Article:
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Workplace Bullying

New Training Now Available: Preventing Violence in the Workplace

Oct 09, 2012

Though everyone would like to think their workplace is safe, any workplace has the potential to be the site of violence. OSHA statistics show that an average of 10 workplace homicides are committed each week. Acts of workplace violence, like the shootings in Omaha and the recent massacre at Hartford Distributors in Connecticut, are tragic events that may have been able to be prevented.

Many employees believe there is nothing they can do to prevent workplace violence, but this isn't the case. In fact, often peers notice troubling behavior from co-workers that managers or supervisors aren't aware of. Following the tips below can go a long way toward making the workplace a safer environment:

  • Be aware of surroundings at all times
  • Report any suspicious behavior to a manager or a building security officer immediately
  • Seek out in-depth workplace violence prevention training for all employees
  • Be familiar with people coming and going, and report anyone who doesn't seem to belong
  • Be kind and avoid teasing other co-workers

Learn more about teaching employees how to identify and report suspicious behavior, before it's too late.

Listen to that “Gut Feeling”

Feeling like something isn't right with a co-worker, but can’t pinpoint exactly what? If you suspect a co-worker is at a high risk for dangerous behavior, your best course of action is to report what you are thinking to an appropriate person, such as a Human Resources Manager, security officer or supervisor. Even if you don't have concrete evidence supporting your claim, articulate what you are feeling and let a third party help you sort your thoughts out. It could be the co-worker in question is a real threat, or, it could be that person just has an unusual way of doing things. Either way, you shouldn't keep this information to yourself. Learn more about how to stay alert; stay aware; and stay safe!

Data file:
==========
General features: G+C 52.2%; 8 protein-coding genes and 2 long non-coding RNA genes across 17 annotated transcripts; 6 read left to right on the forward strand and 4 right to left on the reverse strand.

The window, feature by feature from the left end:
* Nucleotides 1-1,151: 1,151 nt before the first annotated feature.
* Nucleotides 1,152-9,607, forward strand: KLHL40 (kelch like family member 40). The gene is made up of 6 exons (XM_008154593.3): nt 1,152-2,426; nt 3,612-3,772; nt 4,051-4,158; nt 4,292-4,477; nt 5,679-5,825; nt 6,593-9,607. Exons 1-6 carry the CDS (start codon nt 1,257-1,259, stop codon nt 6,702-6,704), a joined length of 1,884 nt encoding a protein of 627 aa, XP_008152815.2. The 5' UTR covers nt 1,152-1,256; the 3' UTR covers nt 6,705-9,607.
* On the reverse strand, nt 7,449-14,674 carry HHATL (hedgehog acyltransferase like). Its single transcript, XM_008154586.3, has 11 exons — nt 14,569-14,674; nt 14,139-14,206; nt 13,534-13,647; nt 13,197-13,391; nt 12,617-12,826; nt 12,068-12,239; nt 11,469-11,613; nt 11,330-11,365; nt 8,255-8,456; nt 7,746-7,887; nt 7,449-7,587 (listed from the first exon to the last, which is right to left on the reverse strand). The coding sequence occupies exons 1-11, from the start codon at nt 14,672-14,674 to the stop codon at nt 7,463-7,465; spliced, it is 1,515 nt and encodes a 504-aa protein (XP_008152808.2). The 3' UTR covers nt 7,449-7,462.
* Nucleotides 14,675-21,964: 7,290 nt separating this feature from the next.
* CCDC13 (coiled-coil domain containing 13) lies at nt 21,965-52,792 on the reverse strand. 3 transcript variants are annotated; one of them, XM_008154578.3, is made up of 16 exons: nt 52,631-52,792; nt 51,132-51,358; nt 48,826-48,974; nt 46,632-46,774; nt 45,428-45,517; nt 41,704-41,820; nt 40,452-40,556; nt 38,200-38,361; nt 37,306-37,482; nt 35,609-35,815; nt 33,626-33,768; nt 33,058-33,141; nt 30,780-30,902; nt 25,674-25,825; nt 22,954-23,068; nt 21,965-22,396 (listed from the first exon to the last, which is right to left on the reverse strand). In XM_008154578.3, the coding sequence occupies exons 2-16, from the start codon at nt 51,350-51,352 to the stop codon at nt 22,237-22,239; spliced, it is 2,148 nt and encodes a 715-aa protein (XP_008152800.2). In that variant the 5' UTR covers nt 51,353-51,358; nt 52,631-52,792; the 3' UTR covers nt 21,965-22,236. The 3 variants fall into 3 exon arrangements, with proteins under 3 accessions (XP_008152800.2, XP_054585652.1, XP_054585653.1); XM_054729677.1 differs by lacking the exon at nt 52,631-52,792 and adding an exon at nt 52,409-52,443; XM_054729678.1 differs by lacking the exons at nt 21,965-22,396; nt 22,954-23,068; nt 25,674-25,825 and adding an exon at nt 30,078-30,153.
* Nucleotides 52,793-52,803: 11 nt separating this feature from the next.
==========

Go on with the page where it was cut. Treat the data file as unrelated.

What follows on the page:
Keep an Eye Out for Red Flag Behaviors at Your Workplace:

  • Isolation Hopelessness/talk of suicide
  • Numerous conflicts with co-workers, clients or supervisors
  • Paranoia
  • Substance abuse
  • Talking about violent material or excessive talk about weapons use

ALL employees must remain vigilant to prevent violence in their workplace, training is the tool to motivate that behavior.

Request a demo of our Preventing Violence in the Workplace training for your employees.

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